The word Trojan has many meanings, and when it is used without qualification in headlines, it’s hard to know which one is meant.
An olden-day Trojan was an inhabitant of the ancient city of Troy, near modern Çanakkale in Turkey, on the Anatolian side of the Dardanelles.
The word is also short for Trojan horse. Once, this meant the dissembling wooden gift which tricked those same Trojans into defeat in Virgil’s epic Latin poem The Aeneid; today, it refers to the sort of dodgy software which tricks you into giving up control of your PC.
In Australia, if you want to renovate your house, you’ll need power tools, and they might be Trojans; in the USA, if you get lucky, you’ll need a condom, and you might roll out a different sort of Trojan.
(Since the ancient Trojans are best remembered for puncturing a hole in their own defences – to admit the aforementioned wooden horse – thus allowing the enemy to spill into their city and destroy it, I’ve never quite understood the metaphor in branding condoms as ‘Trojans’. Perhaps that’s why I’m not in marketing.)
But there’s another sort of Trojan, namely an asteroid or small satellite which shares its orbit with a planet or larger satellite.
This sort of Trojan makes fascinating study, because it involves dealing with the interaction of three celestial objects. The so-called three-body problem is a special case of the n-body problem, first expounded by Sir Isaac Newton in his 1687 book known as Principia, in which he also introduced the Law of Universal Gravitation.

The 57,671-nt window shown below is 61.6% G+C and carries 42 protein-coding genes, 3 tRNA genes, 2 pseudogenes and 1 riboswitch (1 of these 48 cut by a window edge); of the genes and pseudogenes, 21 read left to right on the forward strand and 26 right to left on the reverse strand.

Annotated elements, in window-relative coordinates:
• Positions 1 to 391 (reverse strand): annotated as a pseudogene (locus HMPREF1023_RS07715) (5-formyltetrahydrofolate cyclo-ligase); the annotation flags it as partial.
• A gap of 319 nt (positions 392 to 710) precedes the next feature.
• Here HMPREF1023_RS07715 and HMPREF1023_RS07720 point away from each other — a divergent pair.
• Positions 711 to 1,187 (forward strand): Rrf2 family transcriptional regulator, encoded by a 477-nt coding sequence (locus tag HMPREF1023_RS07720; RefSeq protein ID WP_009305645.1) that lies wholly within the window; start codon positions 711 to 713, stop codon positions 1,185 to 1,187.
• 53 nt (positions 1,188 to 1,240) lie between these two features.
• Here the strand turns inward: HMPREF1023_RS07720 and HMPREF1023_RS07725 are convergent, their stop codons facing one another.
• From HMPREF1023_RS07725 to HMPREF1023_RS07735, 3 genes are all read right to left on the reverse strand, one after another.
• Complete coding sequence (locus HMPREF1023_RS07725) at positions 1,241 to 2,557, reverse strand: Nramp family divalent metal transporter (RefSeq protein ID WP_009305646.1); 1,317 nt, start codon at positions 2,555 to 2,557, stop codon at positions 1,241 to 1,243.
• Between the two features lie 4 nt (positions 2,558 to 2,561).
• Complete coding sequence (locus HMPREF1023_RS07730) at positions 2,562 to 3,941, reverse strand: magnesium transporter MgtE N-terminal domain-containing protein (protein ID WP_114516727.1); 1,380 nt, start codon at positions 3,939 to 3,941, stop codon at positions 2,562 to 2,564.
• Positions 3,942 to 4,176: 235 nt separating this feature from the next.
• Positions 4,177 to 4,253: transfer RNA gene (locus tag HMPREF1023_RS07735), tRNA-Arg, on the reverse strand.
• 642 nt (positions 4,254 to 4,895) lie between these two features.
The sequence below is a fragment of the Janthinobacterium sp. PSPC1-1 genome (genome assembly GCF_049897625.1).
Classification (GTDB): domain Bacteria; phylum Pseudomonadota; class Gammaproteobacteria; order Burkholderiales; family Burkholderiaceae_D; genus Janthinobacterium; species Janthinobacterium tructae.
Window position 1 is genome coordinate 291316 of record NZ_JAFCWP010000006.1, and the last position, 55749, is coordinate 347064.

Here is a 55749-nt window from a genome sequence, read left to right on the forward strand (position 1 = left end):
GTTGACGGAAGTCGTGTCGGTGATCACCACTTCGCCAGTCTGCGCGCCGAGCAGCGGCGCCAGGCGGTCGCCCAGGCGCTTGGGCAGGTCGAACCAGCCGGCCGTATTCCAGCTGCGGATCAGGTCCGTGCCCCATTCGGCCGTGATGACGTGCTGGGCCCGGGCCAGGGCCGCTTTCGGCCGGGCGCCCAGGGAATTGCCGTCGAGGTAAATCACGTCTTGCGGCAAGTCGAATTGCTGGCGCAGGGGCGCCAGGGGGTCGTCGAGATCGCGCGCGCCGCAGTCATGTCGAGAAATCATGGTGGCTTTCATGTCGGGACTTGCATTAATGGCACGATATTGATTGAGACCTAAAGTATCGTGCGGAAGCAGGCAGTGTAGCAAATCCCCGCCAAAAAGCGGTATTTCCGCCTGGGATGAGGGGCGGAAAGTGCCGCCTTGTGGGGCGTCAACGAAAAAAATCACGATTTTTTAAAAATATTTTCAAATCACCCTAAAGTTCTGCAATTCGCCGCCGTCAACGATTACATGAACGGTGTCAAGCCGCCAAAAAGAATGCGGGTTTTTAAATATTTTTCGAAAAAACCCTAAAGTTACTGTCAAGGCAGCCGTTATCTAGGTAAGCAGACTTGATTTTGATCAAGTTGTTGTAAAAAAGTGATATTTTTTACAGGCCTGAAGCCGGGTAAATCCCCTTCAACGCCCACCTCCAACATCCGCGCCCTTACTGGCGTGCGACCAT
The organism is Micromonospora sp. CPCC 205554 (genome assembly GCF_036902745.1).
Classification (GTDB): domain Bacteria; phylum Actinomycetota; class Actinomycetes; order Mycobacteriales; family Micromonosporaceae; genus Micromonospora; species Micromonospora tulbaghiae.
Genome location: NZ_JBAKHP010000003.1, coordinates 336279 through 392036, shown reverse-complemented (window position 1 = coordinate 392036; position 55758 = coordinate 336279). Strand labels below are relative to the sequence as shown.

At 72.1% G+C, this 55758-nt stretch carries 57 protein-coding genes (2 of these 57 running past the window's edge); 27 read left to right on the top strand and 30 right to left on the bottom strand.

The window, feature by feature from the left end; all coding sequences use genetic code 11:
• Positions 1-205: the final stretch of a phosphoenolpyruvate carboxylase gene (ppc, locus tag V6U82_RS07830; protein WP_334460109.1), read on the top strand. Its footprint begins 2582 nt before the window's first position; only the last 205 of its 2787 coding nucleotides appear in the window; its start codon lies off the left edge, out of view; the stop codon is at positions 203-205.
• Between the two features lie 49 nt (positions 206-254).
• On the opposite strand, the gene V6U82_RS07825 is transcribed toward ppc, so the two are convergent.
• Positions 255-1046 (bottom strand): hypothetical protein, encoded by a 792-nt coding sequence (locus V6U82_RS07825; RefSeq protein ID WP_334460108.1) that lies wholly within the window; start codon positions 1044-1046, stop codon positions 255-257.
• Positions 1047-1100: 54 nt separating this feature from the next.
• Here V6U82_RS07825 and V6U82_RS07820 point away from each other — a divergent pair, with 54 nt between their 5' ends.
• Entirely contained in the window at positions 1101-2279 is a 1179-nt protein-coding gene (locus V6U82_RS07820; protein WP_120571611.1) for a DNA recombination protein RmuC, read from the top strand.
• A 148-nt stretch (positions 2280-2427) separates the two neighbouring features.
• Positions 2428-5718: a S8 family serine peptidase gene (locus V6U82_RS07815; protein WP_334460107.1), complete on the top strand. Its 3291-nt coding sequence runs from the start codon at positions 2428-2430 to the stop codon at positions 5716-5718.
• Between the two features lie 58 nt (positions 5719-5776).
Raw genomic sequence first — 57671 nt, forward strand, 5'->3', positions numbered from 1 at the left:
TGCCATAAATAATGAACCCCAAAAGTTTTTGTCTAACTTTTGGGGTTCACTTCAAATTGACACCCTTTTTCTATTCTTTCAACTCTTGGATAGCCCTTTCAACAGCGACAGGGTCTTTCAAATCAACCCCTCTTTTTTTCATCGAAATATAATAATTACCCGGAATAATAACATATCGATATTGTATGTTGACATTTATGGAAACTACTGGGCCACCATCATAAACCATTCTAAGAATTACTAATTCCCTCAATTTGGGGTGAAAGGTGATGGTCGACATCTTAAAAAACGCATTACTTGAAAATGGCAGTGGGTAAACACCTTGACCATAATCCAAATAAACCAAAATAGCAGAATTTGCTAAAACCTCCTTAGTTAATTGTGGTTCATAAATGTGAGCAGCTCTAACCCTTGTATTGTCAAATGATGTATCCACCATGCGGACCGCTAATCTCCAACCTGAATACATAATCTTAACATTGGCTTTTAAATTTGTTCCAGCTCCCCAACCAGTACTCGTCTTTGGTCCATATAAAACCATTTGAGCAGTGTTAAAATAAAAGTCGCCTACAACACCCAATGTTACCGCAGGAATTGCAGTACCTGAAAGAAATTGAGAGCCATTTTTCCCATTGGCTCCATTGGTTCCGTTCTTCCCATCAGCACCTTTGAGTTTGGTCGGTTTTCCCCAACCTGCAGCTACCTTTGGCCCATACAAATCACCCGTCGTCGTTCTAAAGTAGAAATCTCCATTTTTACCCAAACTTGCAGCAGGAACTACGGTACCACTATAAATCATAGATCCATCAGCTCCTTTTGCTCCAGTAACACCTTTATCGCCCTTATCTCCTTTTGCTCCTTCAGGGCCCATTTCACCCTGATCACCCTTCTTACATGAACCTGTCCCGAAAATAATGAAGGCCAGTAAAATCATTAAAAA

Obviously, the zero-body and one-body problems are trivial and uninteresting. And it turns out that the mathematics for the two-body problem – for example, working with the sun and the earth, or the earth and the moon – is fairly straightforward. Sir Isaac sorted things out for n=2 back in the 17th century.
It seems obvious that the mathematics ought quickly to get hairy as n increases. When n=20, for example, you’d expect a jolly spicy set of equations. But it might be a surprise to learn that things get almost insurpassably tough right at once. As Wikipedia rather drily remarks, “for n ≥ 3 very little is known about the n-body problem.”
What we do know, thanks to the brilliant 18th century mathematician Joseph-Louis Lagrange, is that there are “five positions in an orbital configuration where a small object affected only by gravity can theoretically be stationary relative to two larger objects”.
To this day, they are called Lagrange points, denoted by L1 to L5.
And that’s where our brand-new Trojan comes in.
Discovered in October 2010, this celestial body has now been confirmed as the very first astronomical Trojan known to orbit along with Earth.
The Trojan loops, well, quite loopily, around L4, which itself loops around the sun, 60 degrees ahead of our Earth-bound trajectory.
The Trojan, which is estimated to be about 300m across, therefore precedes us round the sun. Fortunately, it maintains a reliable, healthy and, most importantly, consistent distance from our planet.
That’s what makes it harmless: it’s locked into orbit with us, rather than on any sort of collision course. At least for now.
And it’s important because Earth Trojans – of which there may be many – are hard to find. Trojans of Mars, Jupiter and Neptune are known; so are Trojans of Saturn’s moons. But Earth Trojans circle mostly in our daylight sky, making them really tricky to spot.
But where, I’m sure you are now dying to ask, is the link to computer security, and to computer Trojans?